Imagine that to debunk a study, you need the author’s approval.
From the Climategate 2.0 collection (#5321), Ben Santer complains to Phil Jones that he and Tom Wigley didn’t get the chance to spike a skeptics’ paper critical of Santer/Wigley that was published in Climate Research — like they did a year earlier when the skeptics tried to get it published in the Journal of Geophysical Research:
In June 2003, Climate Research published a paper by David Douglass et al. The “et al.” includes John Christy and Pat Michaels. Douglass et al. attempt to debunk the paper that Tom and I published in JGR in 2001 (“Accounting for the effects of volcanoes and ENSO in comparisons of modeled and observed temperature trends”; JGR 106, 28033-28059). The Douglass et al. paper claims (and purports to show) that collinearity between ENSO, volcanic, and solar predictor variables is not a serious problem in studies attempting to estimate the effects of these
factors on MSU tropospheric temperatures. Their work has serious scientific flaws – it confuses forcing and response, and ignores strong temporal autcorrelation in the individual predictor variables, incorrectly assuming independence of individual monthly means in the MSU 2LT data. In the Douglass et al. view of the world, uncertainties in predictor variables, observations, etc. are non-existent. The error bars on their estimated ENSO, volcano, and solar regression coefficients are miniscule.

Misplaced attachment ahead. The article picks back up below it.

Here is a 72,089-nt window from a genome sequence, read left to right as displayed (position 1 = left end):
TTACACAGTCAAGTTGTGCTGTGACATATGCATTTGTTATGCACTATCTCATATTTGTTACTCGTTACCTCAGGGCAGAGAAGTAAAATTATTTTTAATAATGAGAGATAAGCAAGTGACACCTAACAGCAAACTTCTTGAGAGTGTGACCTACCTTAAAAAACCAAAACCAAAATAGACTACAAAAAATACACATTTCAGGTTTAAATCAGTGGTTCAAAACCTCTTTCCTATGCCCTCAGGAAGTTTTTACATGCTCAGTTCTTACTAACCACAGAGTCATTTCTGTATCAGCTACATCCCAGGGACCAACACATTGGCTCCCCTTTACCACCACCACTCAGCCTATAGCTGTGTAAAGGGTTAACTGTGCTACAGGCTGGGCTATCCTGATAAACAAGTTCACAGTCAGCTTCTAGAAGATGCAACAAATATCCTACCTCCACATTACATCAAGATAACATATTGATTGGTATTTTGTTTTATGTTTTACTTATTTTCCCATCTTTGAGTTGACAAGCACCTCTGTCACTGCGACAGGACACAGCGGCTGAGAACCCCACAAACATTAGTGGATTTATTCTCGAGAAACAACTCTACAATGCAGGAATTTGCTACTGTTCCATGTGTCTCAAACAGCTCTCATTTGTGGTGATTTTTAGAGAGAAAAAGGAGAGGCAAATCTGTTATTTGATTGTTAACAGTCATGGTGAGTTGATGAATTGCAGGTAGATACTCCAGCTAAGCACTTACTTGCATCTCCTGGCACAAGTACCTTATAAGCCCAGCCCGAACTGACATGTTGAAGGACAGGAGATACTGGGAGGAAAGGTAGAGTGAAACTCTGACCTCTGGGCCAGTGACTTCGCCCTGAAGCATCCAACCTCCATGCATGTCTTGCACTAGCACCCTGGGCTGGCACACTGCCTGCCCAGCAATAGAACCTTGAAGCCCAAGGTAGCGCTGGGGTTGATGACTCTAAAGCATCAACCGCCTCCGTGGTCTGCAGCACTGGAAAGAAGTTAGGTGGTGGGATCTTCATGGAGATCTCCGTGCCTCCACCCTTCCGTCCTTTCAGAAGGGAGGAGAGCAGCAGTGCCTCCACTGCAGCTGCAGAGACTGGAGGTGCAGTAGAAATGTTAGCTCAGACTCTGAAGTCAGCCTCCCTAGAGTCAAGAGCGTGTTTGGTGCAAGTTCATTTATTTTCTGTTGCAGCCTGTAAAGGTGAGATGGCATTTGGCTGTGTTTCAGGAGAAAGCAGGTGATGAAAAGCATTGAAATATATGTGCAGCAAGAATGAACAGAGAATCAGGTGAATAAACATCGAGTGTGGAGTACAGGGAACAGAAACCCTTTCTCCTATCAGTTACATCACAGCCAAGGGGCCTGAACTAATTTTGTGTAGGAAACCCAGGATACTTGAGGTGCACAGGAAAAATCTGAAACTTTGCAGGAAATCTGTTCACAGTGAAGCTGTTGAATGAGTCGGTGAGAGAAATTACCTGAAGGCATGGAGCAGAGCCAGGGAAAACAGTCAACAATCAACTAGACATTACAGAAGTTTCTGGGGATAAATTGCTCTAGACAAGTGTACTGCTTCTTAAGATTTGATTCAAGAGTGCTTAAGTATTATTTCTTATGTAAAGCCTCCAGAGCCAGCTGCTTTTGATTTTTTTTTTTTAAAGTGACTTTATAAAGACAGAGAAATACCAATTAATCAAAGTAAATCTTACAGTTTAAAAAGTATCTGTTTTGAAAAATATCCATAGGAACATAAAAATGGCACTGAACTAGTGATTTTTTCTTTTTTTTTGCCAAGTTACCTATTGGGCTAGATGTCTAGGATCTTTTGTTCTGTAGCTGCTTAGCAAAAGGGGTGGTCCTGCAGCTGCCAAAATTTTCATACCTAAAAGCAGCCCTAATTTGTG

Over a year ago, Tom and I reviewed (for JGR) a paper by Douglass et al. that was virtually identical to the version that has now appeared in Climate Research. We rejected it. Prior to this, both Tom and I had engaged in a long and frustrating dialogue with Douglass, in which we attempted to explain to him that there are large uncertainties in the deconvolution of ENSO, volcano, and solar signals in short MSU records. Douglass chose to ignore all of the comments we made in this exchange, as he later ignored all of the comments we made in our reviews of his rejected JGR paper.
Although the Douglass et al. Climate Research paper is largely a criticism of our previously-published JGR paper, neither Tom nor I were asked to review the paper for Climate Research. Nor were any other coauthors of the Santer et al. JGR paper asked to review the Douglass et al. manuscript. I’m assuming that Douglass specifically requested that neither Tom nor I should be allowed to act as reviwers of his Climate Research paper. It would be interesting to see his cover letter to the journal.
In the editorial that you forwarded, Dr. Kinne writes the following:
“If someone wishes to criticise a published papers/he must present facts and arguments and give criticised parties a chance to defend their position.” The irony here is that in our own experience, the “criticised parties” (i.e., Tom and I) were NOT allowed to defend their positions.
Based on Kinne’s editorial, I see little hope for more enlightened editorial decision making at Climate Research. Tom, Richard Smith and I will eventually publish a rebuttal to the Douglass et al. paper. We’ll publish this rebuttal in JGR – not in Climate Research.
With best regards,